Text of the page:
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16 January 2012

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Erin

I'm one of those people who love strength training. It really doesn't take much time to see the benefits. I alternate arms/core and legs during each workout and I usually spend no more than 10 - 15 minutes on weights. My standard routine is 5 minutes of stretching, 30 minutes cardio and 15 minutes on weights. If I don't have 50 minutes, then I cut back on cardio.

Jamie

Here, I am passing you a wet noodle for flagellation. Kettlebell sounds like a bad idea.

Salamander

You really should do at least a little strength training. It doesn't have to take a lot of time, especially if you do compound movements (squats, dead lifts, bench press, etc.) vs. wasting time with isolation exercises like bicep curls. Kettlebells are awesome, you can do a full body workout in 15 minutes. Not only will you increase your metabolic rate by increasing your muscle mass, you also strengthen your bones which is especially important for small- framed women like us who are at higher risk for osteoporosis. Doing compound exercises also builds up the important stabilizing muscles which will not only improve your performance in running and swimming, it also helps prevent overuse injuries. I had a major crash on my mountain bike and tore three ligaments in my knee - but thanks to years of strength training, my muscles were strong enough to stabilize my knee sufficiently for me to ride back to the trailhead instead of having to wait for paramedics to rescue me on an ATV. My recovery time was also much shorter than the doctors expected...I only needed crutches for 3 days which is an important consideration when you have a bunch of kids!

bearing

Salamander, I hear you about compound exercises. Barbell squats have always been my favorite, when I have lifted in the past.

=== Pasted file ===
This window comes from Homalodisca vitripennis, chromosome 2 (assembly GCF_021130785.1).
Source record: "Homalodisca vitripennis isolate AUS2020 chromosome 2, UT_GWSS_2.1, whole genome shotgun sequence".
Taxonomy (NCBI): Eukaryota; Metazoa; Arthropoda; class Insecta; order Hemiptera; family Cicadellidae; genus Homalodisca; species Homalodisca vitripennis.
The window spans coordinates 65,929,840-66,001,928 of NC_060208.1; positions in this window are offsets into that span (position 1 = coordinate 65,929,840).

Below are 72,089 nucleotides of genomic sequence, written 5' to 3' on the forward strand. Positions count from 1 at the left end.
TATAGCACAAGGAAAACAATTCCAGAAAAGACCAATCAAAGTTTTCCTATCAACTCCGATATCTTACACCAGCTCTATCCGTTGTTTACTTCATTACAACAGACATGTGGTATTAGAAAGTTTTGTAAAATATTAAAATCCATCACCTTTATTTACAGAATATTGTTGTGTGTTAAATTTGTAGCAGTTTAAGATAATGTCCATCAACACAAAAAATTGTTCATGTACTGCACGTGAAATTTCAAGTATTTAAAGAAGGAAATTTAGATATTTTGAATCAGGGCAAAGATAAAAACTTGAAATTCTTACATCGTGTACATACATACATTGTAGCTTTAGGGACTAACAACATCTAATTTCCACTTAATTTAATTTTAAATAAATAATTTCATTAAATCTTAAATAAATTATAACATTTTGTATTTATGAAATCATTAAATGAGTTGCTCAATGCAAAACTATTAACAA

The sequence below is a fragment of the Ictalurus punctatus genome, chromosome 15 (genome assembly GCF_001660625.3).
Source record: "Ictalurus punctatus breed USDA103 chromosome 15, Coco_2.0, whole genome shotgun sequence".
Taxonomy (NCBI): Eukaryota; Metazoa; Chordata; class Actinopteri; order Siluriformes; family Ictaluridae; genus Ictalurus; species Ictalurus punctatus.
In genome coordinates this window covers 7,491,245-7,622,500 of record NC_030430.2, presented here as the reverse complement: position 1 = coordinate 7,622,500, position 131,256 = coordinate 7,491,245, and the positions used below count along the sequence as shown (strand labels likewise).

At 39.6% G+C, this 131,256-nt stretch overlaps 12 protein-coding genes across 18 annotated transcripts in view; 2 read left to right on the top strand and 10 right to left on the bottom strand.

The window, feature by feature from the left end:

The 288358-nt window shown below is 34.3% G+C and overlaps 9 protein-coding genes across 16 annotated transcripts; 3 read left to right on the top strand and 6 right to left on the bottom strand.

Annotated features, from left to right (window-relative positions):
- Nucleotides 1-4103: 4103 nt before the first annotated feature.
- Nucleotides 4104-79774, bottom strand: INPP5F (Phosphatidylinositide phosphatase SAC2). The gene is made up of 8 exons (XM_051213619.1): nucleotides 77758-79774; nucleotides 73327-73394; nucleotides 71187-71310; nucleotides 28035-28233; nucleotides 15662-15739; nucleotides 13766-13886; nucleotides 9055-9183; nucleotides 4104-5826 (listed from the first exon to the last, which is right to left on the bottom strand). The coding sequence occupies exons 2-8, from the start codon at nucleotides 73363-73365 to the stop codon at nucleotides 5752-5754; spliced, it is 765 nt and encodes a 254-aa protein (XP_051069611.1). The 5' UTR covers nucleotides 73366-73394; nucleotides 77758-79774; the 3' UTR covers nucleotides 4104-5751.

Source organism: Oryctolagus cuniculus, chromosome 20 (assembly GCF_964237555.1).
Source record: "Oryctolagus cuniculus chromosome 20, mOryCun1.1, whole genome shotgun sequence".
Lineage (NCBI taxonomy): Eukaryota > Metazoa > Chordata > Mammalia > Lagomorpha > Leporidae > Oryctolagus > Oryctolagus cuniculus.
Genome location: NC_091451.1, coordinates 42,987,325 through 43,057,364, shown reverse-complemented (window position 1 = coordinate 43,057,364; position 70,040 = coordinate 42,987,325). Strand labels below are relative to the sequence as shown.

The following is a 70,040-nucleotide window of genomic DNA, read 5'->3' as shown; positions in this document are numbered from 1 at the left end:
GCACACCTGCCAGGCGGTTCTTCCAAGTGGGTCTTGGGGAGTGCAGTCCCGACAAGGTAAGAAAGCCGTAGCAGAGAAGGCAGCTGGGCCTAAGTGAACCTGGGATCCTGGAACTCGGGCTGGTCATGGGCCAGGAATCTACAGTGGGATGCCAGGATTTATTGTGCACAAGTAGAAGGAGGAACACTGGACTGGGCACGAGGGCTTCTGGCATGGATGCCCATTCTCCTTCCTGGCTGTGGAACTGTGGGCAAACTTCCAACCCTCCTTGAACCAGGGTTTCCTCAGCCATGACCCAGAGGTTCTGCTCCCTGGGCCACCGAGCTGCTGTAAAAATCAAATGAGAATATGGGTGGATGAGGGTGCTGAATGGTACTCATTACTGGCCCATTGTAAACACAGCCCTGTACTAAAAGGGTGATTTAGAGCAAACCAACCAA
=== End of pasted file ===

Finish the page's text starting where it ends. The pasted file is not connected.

I think the major obstacle to my taking on strength training right now is that I realistically would not do it more than once per week (I'm not going to swim and lift on the same day -- too complicated what with the clothes changes), and I wonder whether I would risk injury by lifting infrequently and/or erratically.

Adrienne

I started doing weight lifting again, after a ten year hiatus, and have found that most of my body and eating issues have cleared up pretty much overnight. Probably because I see my body differently now: we are on the same team, rather than me struggling to control "it". I had forgotten how much of a difference lifting makes for me. It might be similar with different sports, but I think lifting in particular is very well suited to my particular brain issues.

bearing

"We are on the same team" -- love that imagery, Adrienne!

JMB

Does your Y have "Bar Method" classes or Lotte Berk classes? I find the rotation of strength training, stretching, isometric exercises, pilates/yoga to be the perfect anecdote to boredom at the gym. It's the hardest workout that I've ever done - I've used muscles that I never thought existed and have never pushed myself harder - tricep pushups - bring it on! I also have a new found appreciation for ballerinas and wrestlers.

bearing

JMB, I've never heard of that one -- sounds interesting!

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